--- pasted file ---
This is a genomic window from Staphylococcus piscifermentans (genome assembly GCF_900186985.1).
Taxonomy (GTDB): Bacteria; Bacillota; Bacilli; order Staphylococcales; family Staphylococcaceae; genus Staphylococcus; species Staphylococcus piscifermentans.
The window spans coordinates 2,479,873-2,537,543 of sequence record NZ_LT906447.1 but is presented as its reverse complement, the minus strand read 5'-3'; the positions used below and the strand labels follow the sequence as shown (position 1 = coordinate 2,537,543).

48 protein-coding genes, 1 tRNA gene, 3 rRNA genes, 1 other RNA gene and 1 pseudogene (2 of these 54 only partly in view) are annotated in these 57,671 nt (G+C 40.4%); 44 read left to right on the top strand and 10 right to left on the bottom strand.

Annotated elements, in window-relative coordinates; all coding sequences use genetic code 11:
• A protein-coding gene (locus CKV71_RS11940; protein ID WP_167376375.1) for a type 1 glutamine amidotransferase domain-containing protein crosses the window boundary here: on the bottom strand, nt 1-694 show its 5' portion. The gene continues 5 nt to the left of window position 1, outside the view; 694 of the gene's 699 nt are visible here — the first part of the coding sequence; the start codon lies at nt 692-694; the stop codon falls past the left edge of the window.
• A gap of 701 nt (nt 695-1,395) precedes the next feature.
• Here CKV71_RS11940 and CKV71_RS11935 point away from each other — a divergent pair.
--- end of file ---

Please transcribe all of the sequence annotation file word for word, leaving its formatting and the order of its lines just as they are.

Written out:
This is a genomic window from Staphylococcus piscifermentans (genome assembly GCF_900186985.1).
Taxonomy (GTDB): Bacteria; Bacillota; Bacilli; order Staphylococcales; family Staphylococcaceae; genus Staphylococcus; species Staphylococcus piscifermentans.
The window spans coordinates 2,479,873-2,537,543 of sequence record NZ_LT906447.1 but is presented as its reverse complement, the minus strand read 5'-3'; the positions used below and the strand labels follow the sequence as shown (position 1 = coordinate 2,537,543).

48 protein-coding genes, 1 tRNA gene, 3 rRNA genes, 1 other RNA gene and 1 pseudogene (2 of these 54 only partly in view) are annotated in these 57,671 nt (G+C 40.4%); 44 read left to right on the top strand and 10 right to left on the bottom strand.

Annotated elements, in window-relative coordinates; all coding sequences use genetic code 11:
• A protein-coding gene (locus CKV71_RS11940; protein ID WP_167376375.1) for a type 1 glutamine amidotransferase domain-containing protein crosses the window boundary here: on the bottom strand, nt 1-694 show its 5' portion. The gene continues 5 nt to the left of window position 1, outside the view; 694 of the gene's 699 nt are visible here — the first part of the coding sequence; the start codon lies at nt 692-694; the stop codon falls past the left edge of the window.
• A gap of 701 nt (nt 695-1,395) precedes the next feature.
• Here CKV71_RS11940 and CKV71_RS11935 point away from each other — a divergent pair.